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Skull-Roentgenographic Screening of Psychiatric Inpatients

D. B. Hennigan, MD; Ronald L. Eisenberg, MD; Mary J. Wood, MD
Arch Gen Psychiatry. 1982;39(6):745. doi:10.1001/archpsyc.1982.04290060085020.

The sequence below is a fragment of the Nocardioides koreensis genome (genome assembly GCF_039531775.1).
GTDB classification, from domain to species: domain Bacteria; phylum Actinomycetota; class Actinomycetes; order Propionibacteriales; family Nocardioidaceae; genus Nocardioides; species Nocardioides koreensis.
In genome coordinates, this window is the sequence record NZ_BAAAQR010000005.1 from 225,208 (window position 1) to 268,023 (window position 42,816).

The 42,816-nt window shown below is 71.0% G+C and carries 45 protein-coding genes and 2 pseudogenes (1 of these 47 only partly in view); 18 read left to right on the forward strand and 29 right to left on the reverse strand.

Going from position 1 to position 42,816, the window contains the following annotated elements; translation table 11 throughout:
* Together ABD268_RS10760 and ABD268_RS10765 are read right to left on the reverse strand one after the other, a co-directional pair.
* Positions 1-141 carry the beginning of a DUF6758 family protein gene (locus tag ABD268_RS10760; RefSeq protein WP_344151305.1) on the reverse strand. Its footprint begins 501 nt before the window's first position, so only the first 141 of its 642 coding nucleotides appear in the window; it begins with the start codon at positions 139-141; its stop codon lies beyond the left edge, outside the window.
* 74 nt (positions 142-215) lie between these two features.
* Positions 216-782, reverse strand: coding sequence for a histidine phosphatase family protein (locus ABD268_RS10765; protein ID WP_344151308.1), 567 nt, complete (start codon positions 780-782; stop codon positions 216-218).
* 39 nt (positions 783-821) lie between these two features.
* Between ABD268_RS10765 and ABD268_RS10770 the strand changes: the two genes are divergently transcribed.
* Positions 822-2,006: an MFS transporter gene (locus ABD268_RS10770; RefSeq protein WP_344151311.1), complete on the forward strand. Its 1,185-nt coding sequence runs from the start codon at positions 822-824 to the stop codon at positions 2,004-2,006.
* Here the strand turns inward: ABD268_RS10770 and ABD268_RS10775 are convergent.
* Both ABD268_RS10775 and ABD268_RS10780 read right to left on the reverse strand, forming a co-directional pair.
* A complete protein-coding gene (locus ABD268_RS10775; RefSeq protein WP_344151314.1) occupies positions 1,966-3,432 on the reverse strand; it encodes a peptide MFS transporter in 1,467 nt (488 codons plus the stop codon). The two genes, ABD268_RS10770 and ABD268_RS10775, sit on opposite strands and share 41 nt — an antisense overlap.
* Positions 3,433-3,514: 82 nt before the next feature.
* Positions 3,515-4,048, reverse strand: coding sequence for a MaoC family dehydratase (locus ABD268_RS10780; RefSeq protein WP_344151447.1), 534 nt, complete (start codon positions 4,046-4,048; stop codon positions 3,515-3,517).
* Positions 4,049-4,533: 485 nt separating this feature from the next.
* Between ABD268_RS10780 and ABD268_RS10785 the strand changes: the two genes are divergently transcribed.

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To the Editor.  —Because psychiatric symptoms are nonspecific and commonly occur in medical as well as psychiatric disease, a variety of diagnostic examinations have been suggested as appropriate screening tests for patients with such complaints. At the Louisiana State University Medical Center (Shreveport), a roentgenographic skull series has been routinely ordered for all patients admitted to the inpatient psychiatric service, to help detect unsuspected and treatable disease involving the CNS. We assessed the value of such screening for patients with psychiatric symptoms, by retrospectively studying 100 consecutive patients admitted to our medical center's inpatient psychiatric service. Each patient had undergone a routine roentgenographic skull series consisting of four views: posteroanterior, right lateral, left lateral, and Towne projection. The patients' medical records were examined for such clinical factors as presence of focal neurologic signs, history of trauma or documented neurologic disorder, and clinical diagnosis. The clinical diagnoses included schizophrenic disorder (30 patients),


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